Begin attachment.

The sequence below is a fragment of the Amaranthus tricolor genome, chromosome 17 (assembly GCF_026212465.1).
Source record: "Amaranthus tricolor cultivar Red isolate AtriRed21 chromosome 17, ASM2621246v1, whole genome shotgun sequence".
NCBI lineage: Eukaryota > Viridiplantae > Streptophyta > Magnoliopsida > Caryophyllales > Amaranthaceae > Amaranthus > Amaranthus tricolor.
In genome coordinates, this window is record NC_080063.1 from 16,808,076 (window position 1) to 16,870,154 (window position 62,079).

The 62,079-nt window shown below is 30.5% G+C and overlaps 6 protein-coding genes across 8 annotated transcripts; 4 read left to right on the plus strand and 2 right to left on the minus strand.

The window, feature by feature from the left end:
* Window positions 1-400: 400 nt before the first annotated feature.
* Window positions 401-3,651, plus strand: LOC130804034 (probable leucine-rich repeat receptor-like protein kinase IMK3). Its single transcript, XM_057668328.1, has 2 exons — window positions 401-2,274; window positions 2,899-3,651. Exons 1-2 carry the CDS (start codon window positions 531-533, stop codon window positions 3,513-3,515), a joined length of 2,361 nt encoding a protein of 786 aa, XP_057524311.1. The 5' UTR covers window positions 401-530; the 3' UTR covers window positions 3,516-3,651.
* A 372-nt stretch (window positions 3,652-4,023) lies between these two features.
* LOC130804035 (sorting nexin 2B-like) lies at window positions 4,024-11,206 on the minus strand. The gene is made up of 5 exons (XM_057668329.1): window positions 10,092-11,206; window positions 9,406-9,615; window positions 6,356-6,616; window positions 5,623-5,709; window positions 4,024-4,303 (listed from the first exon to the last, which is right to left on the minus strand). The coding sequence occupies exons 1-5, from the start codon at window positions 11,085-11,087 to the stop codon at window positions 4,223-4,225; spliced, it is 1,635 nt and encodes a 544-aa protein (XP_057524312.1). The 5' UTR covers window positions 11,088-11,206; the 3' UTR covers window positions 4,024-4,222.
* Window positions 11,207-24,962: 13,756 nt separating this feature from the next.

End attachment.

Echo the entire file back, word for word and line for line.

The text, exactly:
The sequence below is a fragment of the Amaranthus tricolor genome, chromosome 17 (assembly GCF_026212465.1).
Source record: "Amaranthus tricolor cultivar Red isolate AtriRed21 chromosome 17, ASM2621246v1, whole genome shotgun sequence".
NCBI lineage: Eukaryota > Viridiplantae > Streptophyta > Magnoliopsida > Caryophyllales > Amaranthaceae > Amaranthus > Amaranthus tricolor.
In genome coordinates, this window is record NC_080063.1 from 16,808,076 (window position 1) to 16,870,154 (window position 62,079).

The 62,079-nt window shown below is 30.5% G+C and overlaps 6 protein-coding genes across 8 annotated transcripts; 4 read left to right on the plus strand and 2 right to left on the minus strand.

The window, feature by feature from the left end:
* Window positions 1-400: 400 nt before the first annotated feature.
* Window positions 401-3,651, plus strand: LOC130804034 (probable leucine-rich repeat receptor-like protein kinase IMK3). Its single transcript, XM_057668328.1, has 2 exons — window positions 401-2,274; window positions 2,899-3,651. Exons 1-2 carry the CDS (start codon window positions 531-533, stop codon window positions 3,513-3,515), a joined length of 2,361 nt encoding a protein of 786 aa, XP_057524311.1. The 5' UTR covers window positions 401-530; the 3' UTR covers window positions 3,516-3,651.
* A 372-nt stretch (window positions 3,652-4,023) lies between these two features.
* LOC130804035 (sorting nexin 2B-like) lies at window positions 4,024-11,206 on the minus strand. The gene is made up of 5 exons (XM_057668329.1): window positions 10,092-11,206; window positions 9,406-9,615; window positions 6,356-6,616; window positions 5,623-5,709; window positions 4,024-4,303 (listed from the first exon to the last, which is right to left on the minus strand). The coding sequence occupies exons 1-5, from the start codon at window positions 11,085-11,087 to the stop codon at window positions 4,223-4,225; spliced, it is 1,635 nt and encodes a 544-aa protein (XP_057524312.1). The 5' UTR covers window positions 11,088-11,206; the 3' UTR covers window positions 4,024-4,222.
* Window positions 11,207-24,962: 13,756 nt separating this feature from the next.